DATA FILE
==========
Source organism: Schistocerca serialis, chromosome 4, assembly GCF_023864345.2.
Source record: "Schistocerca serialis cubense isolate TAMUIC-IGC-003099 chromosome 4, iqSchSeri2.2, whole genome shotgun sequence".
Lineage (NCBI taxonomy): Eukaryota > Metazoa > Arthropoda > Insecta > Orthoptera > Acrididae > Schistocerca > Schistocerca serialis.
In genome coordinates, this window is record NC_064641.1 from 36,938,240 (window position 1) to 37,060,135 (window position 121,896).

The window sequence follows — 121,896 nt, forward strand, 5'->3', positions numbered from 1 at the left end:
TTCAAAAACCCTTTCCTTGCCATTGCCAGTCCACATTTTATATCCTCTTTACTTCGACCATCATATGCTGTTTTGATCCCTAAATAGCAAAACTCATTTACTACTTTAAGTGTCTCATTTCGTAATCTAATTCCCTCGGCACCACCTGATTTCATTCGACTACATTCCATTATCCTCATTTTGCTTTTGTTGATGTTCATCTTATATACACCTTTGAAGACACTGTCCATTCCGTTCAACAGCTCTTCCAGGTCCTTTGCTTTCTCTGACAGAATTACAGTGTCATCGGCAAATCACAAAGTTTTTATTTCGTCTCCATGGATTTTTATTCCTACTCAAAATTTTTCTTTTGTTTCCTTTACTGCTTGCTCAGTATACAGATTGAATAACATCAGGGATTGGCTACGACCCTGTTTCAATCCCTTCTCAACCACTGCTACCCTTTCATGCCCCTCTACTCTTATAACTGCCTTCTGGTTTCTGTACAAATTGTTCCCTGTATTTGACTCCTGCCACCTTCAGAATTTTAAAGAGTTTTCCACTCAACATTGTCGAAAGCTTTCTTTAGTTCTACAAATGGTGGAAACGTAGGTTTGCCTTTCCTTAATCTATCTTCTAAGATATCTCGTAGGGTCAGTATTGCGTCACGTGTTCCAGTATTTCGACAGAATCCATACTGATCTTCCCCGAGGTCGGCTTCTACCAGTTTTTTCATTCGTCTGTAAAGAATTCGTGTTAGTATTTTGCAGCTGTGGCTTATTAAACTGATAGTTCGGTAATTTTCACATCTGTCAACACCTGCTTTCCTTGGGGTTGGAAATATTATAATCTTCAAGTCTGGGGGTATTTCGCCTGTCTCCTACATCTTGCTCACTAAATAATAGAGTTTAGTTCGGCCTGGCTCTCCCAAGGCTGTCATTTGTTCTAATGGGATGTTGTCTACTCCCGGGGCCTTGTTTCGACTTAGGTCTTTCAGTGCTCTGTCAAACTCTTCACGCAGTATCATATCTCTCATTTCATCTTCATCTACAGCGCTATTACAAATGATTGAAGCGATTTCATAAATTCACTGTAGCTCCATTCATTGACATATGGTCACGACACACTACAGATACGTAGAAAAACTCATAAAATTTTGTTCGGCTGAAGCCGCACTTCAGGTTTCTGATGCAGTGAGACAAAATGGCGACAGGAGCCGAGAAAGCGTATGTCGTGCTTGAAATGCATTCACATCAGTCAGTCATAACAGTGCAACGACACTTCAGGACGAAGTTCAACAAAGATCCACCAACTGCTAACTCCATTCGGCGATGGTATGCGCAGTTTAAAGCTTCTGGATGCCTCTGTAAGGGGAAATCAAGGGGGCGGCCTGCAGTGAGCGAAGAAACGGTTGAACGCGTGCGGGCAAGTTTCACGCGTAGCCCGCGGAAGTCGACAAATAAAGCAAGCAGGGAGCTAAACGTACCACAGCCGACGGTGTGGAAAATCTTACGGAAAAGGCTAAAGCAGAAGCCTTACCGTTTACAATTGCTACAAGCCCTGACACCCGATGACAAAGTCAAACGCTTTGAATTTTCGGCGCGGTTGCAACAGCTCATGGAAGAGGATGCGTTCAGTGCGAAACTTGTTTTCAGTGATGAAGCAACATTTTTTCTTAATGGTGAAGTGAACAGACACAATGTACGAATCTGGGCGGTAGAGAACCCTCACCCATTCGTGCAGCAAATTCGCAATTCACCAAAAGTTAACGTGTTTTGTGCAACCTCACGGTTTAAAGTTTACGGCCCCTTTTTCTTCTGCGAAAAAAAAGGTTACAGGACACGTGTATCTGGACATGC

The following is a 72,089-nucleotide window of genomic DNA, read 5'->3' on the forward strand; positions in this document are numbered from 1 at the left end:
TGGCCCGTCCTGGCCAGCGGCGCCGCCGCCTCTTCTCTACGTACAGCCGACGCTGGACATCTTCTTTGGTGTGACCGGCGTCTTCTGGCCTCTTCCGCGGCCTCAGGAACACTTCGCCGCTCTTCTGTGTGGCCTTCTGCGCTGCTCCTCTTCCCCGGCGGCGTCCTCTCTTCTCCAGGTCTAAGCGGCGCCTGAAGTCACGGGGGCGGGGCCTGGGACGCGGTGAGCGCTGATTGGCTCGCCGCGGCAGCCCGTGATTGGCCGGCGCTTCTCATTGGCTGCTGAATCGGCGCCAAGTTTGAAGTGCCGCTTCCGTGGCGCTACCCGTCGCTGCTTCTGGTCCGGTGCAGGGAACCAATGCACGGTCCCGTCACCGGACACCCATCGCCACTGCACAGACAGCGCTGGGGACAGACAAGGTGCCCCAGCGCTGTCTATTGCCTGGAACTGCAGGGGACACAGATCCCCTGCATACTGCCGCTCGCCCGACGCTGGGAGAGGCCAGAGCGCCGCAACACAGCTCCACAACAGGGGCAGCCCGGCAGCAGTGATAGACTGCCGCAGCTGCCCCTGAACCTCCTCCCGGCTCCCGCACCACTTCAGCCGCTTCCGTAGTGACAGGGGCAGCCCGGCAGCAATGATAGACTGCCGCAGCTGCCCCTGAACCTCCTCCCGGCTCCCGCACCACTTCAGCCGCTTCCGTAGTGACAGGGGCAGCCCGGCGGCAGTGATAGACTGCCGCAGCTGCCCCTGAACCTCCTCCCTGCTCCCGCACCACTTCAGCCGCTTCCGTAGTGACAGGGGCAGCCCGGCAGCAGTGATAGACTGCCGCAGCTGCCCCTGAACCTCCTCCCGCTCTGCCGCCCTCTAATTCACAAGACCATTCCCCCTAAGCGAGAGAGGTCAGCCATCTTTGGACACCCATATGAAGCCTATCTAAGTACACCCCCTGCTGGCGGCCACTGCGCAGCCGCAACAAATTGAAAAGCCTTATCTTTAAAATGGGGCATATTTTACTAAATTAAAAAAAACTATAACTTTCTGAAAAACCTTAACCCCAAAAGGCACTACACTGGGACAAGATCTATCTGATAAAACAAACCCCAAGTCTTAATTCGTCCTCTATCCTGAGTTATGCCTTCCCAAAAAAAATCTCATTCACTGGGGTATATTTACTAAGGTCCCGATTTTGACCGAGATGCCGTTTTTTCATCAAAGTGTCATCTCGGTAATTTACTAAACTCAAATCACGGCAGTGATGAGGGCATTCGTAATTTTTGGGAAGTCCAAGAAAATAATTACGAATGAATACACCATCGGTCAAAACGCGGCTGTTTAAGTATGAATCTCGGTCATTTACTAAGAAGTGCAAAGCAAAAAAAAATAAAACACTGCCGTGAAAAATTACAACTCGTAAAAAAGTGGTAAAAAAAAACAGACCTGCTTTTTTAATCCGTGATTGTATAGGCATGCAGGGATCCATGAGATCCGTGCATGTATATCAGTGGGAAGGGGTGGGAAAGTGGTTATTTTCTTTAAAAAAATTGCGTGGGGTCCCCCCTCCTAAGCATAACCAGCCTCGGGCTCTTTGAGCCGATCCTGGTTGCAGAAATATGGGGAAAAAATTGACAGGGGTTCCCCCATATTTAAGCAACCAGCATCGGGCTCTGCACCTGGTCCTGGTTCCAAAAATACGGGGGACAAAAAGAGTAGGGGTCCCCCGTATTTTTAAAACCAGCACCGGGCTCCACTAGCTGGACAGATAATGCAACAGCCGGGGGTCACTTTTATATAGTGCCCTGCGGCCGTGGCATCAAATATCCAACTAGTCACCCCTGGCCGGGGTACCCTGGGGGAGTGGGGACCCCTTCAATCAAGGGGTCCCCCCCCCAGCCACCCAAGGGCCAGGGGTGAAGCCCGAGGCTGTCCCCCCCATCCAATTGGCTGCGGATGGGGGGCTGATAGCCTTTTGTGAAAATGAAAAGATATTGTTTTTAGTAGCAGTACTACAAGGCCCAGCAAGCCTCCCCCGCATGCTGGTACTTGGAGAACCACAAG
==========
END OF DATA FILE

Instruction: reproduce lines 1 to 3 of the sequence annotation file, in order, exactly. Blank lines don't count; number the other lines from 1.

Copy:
Source organism: Schistocerca serialis, chromosome 4, assembly GCF_023864345.2.
Source record: "Schistocerca serialis cubense isolate TAMUIC-IGC-003099 chromosome 4, iqSchSeri2.2, whole genome shotgun sequence".
Lineage (NCBI taxonomy): Eukaryota > Metazoa > Arthropoda > Insecta > Orthoptera > Acrididae > Schistocerca > Schistocerca serialis.